CFP: GSA 2009 Panel—Evolving Cityscapes Twenty Years after the Wende
After twenty years of deconstruction, renovation, and reconstruction, urban environments in the former East Germany have undergone such vast transformations that many locations bear little visual resemblance to their physical GDR past. Any tourist of Berlin in the 1990s recalls the flock of mammoth cranes, their long necks crisscrossing and towering over the city and dominating its skyline. The rapid demolition of the Berlin Wall left a physical and psychological void patched by a brick scar across the city’s face. No Man’s Land, for decades lost to the ever-expanding reach of urban development and hence pathologically horizontal and bleak, suddenly and ostentatiously grew into a decidedly vertical and garish visual testament to the dominance of capitalism. As the Schlossplatz swallows the Palast der Republik, the public and critics alike persist in questioning which historical past to preserve.
This narrative of the evolution of Berlin’s cityscape is so well-documented in fictional texts, criticism, advertisements, film, and music as to have become cliché. But similar, and often less glorified transformations have occurred in cities and towns all across the former GDR. Weimar, relatively well-preserved during the years of socialism, has continued to receive attention as the home of German classicism, the birthplace of the Bauhaus, and a recent Hauptstadt der Kultur. Dresden has been slowly scrubbed of many traces of the firebombing and its Frauenkirche has regrown out of its rubble. Smaller, less fortunate cities have witnessed the demolition of their schools and residences due to diminished populations resulting from soaring unemployment rates. All over the East, voids created by the Cold War have been filled and walls no longer deemed necessary have been demolished.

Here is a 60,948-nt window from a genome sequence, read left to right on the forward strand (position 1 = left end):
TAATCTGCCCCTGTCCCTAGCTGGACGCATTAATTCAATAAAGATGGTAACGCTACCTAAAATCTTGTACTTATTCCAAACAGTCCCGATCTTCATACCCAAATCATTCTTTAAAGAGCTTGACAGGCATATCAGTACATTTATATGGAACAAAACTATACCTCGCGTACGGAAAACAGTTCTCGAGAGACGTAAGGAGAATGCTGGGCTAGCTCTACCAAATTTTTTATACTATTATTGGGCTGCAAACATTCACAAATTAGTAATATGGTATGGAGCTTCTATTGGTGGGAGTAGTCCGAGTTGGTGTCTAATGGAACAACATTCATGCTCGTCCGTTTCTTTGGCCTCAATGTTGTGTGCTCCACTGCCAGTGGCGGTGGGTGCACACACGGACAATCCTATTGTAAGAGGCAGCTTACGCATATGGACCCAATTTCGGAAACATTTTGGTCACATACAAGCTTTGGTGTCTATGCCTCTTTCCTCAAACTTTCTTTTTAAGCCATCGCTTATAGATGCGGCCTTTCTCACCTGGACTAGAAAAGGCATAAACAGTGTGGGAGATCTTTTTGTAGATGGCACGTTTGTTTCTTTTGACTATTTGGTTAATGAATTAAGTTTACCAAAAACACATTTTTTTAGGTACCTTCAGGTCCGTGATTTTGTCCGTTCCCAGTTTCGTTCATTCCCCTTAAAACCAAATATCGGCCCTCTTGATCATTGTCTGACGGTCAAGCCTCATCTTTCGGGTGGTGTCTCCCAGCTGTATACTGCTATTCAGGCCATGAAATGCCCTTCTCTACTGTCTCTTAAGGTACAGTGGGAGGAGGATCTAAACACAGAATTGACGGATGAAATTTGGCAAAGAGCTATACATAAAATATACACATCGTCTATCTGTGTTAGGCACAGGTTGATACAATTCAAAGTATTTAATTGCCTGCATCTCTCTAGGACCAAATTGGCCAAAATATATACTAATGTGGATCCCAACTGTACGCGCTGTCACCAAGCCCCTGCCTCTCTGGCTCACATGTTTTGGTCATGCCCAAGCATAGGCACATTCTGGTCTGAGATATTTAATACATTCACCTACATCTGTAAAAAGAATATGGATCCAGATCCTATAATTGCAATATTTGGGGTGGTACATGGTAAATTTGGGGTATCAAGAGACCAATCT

This panel will consider the changed/changing cityscapes in the East twenty years after the fall of the Wall and how the filling of previous absences and the absence of previous presence marks the cultural landscape of unified Germany. Analyses of the transitioning city in contemporary text, film, or music are welcome, as well as broader analyses of urban development.
We do not wish to exclude Berlin as an object of inquiry but would like to encourage abstracts considering the visual transformations of other urban environments as well.
Please send 250-word abstracts to Gwyneth E. Cliver at [log in to unmask]<mailto:[log in to unmask]> and Carrie Smith-Prei at [log in to unmask]<mailto:[log in to unmask]> by February 5th, 2009.
Gwyneth E. Cliver
Visiting Assistant Professor of German
Department of Modern Languages and Classics
Ball State University
The German Studies Call for Papers List
Editor: Stefani Engelstein
Assistant Editor: Megan McKinstry
Sponsored by the University of Missouri
Info available at: http://www.missouri.edu/~graswww/resources/gerlistserv.html